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Opinions of Monday, 31 October 2016

Columnist: Abugri, George Sydney

Potholes, traffic jams and the trick in electricity

By George Sydney Abugri

Potholes and traffic jams are my favourite subjects: There are traffic jams and there are traffic jams. There are the maddening fender to bumper absurdities which can remain dead stagnant for an eternity. When they eventually move again like mortally wounded snails in single file, it is usually only to inch very painfully forward at a few millimeters per millennium, before coming to a stop all over again.

Then there are the potholes. There are potholes and there are potholes. There are the standard-sized potholes-ugly, erosion-aided, miniature excavations on the asphalt which cause motorists to dance their vehicles crazily and perilously across lanes and sorry for the unsolicited poetry, old chap.

There are the chasm-like craters which also go by the misnomer, “potholes.” You come across one before you are aware and oh mine, riddle of riddles, what do you do? Break suddenly in an attempt to avoid the gaping monstrosity and you will cause one long, potentially fatal road pile-up.

If Lady Luck happens to be in the cabin of the motor car with you, you get away with a disjointed hip bone, a bruise or a lump where the roof of your skull grazed the roof of your motor car and a broken crank shaft.

I concluded that if there were so many potholes, someone must be profiting from them: Government contract tender boards are supposed to ensure that contracts are awarded on merit and to the most competent bidders, supervisors of road construction projects to ensure that contractors do not use sub-standard materials or vary technical specifications in a bid to illegally maximize profits.

Ethical conduct on the part of supervising engineers, tender boards and contractors will mean good roads. Good roads mean no government contract for along time to come. No government contacts, means you-know-want I mean and I credit you with enough commonsense to be able to paint the rest of the picture.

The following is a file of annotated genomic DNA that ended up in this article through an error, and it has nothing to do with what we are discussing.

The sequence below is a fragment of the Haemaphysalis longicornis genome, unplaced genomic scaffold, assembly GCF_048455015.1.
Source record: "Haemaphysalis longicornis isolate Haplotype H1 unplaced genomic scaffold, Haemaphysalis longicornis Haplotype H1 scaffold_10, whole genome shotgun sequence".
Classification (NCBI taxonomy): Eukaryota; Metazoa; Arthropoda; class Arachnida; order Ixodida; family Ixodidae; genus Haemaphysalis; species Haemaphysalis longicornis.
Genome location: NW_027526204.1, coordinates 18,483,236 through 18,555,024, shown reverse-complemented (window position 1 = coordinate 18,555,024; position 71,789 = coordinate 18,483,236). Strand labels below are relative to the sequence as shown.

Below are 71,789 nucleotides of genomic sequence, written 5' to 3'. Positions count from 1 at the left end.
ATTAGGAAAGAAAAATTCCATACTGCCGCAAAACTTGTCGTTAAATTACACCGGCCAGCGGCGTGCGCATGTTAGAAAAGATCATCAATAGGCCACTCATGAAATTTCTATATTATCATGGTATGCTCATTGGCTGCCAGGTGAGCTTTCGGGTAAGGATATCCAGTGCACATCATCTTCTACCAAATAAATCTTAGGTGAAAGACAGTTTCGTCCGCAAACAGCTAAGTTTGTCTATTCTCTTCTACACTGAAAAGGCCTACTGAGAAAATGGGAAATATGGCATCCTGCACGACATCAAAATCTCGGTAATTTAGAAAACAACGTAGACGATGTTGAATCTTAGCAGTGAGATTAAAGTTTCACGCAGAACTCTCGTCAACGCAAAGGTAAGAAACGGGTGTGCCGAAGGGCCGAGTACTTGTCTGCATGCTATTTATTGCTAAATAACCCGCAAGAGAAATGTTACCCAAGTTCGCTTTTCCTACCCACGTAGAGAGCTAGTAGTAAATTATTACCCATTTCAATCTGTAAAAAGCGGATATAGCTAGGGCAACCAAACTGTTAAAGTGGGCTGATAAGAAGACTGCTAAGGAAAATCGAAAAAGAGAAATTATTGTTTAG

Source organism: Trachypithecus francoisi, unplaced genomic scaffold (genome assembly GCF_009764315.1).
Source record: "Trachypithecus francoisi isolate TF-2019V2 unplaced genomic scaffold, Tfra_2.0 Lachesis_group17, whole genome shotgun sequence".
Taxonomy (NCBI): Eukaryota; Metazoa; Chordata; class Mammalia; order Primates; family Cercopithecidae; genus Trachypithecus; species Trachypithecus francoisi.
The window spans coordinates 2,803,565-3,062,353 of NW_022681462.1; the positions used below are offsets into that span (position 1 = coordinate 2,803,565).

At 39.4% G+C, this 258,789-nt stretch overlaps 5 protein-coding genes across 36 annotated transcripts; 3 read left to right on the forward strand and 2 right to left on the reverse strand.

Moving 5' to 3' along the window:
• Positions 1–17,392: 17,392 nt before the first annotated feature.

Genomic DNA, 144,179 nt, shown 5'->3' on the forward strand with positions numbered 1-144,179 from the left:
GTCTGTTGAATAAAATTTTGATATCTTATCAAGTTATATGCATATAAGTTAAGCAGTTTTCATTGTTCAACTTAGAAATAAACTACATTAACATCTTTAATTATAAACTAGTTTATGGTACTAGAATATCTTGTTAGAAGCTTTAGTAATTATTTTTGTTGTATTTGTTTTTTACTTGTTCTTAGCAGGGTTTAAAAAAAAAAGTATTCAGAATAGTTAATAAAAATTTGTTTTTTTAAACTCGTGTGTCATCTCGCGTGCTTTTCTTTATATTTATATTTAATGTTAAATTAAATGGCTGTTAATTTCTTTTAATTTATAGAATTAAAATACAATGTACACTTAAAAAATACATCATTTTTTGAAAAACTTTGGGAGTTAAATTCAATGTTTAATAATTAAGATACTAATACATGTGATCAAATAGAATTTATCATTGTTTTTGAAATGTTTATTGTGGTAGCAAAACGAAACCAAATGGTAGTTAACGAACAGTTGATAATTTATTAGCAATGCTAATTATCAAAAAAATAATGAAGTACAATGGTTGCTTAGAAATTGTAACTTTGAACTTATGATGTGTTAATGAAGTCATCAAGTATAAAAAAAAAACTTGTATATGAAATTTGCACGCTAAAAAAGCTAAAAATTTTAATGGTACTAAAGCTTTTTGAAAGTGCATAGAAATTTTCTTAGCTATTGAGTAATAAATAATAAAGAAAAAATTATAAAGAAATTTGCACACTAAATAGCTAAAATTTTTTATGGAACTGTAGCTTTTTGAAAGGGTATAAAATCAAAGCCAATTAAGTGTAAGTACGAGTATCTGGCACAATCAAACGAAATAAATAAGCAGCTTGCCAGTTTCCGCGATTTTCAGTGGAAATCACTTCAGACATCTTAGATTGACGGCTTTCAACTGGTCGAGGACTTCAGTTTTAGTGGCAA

Back to the subject of traffic jams. It has reached a point where we really need to do something. Those responsible for managing motor traffic can only decongest traffic if they can obtain timely and accurate data on the movement of vehicles around the city. Road users need the same information so that once they hit the road, they can plan and re-adjust their routes if need be.

You have probably heard about RTMS. It refers top Road Traffic Monitoring by Satellite. It is an innovative traffic management system that uses a fleet of ‘tracer’ vehicles to detect congestion along roads in a city.

The technology user’s computers in the tracer vehicles and a mobile communication system to collect traffic data via satellite to a central facility. They can then direct and re-direct traffic in a manner that decongests any jams.

A trial of this innovative method of decongesting roads was conducted in 2002 in some cities in the Netherlands plagued by worsening problem of traffic congestion and I gather it has proved highly successfully. Methinks we should talk to the Dutch about our own arising problem over a pint, don’t you think.

The last but not least of my favourite subjects is electricity supply. The lights are going off all over again, all over the place. The power companies and the authorities have told us to be very happy and not worry at all: The dreaded “dumsor” is not creeping back.

It is often impossible to get a scape goat to take the rap for poor services in electricity supply. All that is needed to keep consumers confused about the sources and causes of poor supply is for the companies which variously generate, transmit and supply electricity to point accusing forefingers at each other when power supply is cut for long periods. “It is him!” “Me? Absolutely no. It is HIM.”

The other day I got to office hoping to complete an urgent project only to discover that there was no electricity supply.

I sat waiting for power to be restored. Staring at the ceiling soon gets boring. I stared at the disabled PC sitting on the desk and could almost sense the hard drive staring back at me from behind the blank, carbon dark screen of the PC and could almost sense the hard drive staring back at me form behind waiting for power to be restored.

I paced up and down like a caged tiger, muttering uncomplimentary adjectives about the power people.

Tired of staring at the ceiling and the dark screen of my PC, I go to stand by the window and spot this van loaded with crates of poultry eggs making its way down a street.

The driver of the van slows down. I stake a wager with myself, that there is no way he is going to drive across the huge potholes without the crates of eggs crashing down and discharged a volume of yolk and white large enough to make an omelet the size of the Accra Sports Stadium, and believe it or not that is what happens.

Then power came on again, but as I eased myself into my desk chair it went off again! We can only hope that the dreaded cuts are not creeping back with a singular vengeance.